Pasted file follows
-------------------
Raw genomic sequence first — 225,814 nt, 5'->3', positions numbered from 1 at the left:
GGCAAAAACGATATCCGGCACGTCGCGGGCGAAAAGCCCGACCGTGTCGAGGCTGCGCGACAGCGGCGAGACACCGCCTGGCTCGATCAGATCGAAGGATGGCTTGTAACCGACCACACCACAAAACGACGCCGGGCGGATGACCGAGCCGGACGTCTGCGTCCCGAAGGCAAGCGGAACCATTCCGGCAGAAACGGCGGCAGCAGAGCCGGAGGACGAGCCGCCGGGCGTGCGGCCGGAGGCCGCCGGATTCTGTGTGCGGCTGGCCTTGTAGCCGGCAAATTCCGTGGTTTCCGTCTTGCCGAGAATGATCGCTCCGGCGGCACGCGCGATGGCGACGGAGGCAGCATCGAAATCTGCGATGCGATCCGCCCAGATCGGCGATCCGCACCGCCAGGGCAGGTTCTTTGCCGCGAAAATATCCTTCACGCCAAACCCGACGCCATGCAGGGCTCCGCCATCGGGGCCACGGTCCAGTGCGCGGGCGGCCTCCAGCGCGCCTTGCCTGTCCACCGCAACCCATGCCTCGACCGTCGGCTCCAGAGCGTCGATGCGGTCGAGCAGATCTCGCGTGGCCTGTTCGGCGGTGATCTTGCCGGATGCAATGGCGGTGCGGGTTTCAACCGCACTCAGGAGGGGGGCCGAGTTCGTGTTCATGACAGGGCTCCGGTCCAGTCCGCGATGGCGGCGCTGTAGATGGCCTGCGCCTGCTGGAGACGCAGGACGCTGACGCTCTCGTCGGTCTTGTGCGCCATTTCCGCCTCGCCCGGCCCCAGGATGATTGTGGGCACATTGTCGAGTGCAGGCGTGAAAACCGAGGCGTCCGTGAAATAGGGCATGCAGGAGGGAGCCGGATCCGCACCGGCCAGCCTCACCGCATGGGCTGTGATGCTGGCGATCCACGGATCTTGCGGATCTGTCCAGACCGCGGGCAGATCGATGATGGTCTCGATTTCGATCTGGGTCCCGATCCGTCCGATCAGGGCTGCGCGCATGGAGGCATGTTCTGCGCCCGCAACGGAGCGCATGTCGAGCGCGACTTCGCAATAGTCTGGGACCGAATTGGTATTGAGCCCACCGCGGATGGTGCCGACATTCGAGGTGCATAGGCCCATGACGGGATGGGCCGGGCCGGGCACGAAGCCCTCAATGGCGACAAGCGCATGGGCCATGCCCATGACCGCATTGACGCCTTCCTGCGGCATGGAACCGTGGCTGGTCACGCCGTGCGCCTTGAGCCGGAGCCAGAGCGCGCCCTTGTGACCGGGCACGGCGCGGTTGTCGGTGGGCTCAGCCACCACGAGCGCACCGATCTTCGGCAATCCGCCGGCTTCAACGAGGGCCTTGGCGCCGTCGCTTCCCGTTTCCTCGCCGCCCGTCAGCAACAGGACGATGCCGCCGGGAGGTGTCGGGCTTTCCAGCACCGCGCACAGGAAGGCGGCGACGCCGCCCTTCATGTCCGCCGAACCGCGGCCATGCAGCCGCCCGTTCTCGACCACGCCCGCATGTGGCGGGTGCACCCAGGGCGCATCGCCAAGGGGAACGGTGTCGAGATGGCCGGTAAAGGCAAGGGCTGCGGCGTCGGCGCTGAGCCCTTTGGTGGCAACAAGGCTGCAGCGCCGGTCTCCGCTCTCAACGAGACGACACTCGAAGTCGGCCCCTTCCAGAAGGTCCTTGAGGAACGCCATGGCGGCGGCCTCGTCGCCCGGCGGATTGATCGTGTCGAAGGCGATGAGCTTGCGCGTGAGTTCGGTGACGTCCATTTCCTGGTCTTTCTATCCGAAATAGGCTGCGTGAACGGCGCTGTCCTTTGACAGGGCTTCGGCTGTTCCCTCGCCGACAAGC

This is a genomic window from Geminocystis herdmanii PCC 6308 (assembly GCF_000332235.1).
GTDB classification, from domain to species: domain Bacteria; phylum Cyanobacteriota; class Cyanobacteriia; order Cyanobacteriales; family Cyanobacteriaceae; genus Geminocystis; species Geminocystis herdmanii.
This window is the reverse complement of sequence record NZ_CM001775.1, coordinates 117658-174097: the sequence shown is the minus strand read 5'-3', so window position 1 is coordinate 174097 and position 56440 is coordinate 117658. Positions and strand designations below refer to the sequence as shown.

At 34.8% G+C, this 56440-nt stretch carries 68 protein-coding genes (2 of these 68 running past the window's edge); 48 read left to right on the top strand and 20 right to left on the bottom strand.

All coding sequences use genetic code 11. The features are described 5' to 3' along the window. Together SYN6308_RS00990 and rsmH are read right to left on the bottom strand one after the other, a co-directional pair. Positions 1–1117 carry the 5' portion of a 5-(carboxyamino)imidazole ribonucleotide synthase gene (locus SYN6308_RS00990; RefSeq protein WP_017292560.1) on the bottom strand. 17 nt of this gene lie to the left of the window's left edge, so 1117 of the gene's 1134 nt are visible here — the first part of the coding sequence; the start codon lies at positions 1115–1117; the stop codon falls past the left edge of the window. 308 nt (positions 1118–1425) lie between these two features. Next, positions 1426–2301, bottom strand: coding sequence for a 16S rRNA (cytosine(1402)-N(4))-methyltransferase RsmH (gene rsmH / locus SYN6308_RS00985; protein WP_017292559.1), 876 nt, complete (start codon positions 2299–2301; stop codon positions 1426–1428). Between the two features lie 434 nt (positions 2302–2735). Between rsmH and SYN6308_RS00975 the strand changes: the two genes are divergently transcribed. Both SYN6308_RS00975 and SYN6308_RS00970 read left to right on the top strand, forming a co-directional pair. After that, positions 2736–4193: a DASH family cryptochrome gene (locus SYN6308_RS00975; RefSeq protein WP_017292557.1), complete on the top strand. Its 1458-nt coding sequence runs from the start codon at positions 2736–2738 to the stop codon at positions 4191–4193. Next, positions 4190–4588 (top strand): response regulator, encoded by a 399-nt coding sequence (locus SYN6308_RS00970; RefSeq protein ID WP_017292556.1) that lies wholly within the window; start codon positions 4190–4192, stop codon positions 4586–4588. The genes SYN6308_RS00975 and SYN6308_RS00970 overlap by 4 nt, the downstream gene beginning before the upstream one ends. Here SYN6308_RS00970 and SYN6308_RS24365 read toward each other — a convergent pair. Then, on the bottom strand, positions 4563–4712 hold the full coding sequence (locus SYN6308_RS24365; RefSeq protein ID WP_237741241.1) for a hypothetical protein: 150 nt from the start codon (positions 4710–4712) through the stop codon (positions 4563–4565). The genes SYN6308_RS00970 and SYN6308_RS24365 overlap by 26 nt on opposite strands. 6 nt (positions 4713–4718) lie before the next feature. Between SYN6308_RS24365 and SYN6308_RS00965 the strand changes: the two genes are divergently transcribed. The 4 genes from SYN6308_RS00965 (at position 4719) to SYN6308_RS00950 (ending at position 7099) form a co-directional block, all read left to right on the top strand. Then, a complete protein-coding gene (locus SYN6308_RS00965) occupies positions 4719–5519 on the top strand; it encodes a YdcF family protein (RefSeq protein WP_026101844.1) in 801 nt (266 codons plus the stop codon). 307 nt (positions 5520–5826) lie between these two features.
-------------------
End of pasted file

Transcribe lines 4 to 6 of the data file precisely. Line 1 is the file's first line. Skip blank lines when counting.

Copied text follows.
GTDB classification, from domain to species: domain Bacteria; phylum Cyanobacteriota; class Cyanobacteriia; order Cyanobacteriales; family Cyanobacteriaceae; genus Geminocystis; species Geminocystis herdmanii.
This window is the reverse complement of sequence record NZ_CM001775.1, coordinates 117658-174097: the sequence shown is the minus strand read 5'-3', so window position 1 is coordinate 174097 and position 56440 is coordinate 117658. Positions and strand designations below refer to the sequence as shown.

At 34.8% G+C, this 56440-nt stretch carries 68 protein-coding genes (2 of these 68 running past the window's edge); 48 read left to right on the top strand and 20 right to left on the bottom strand.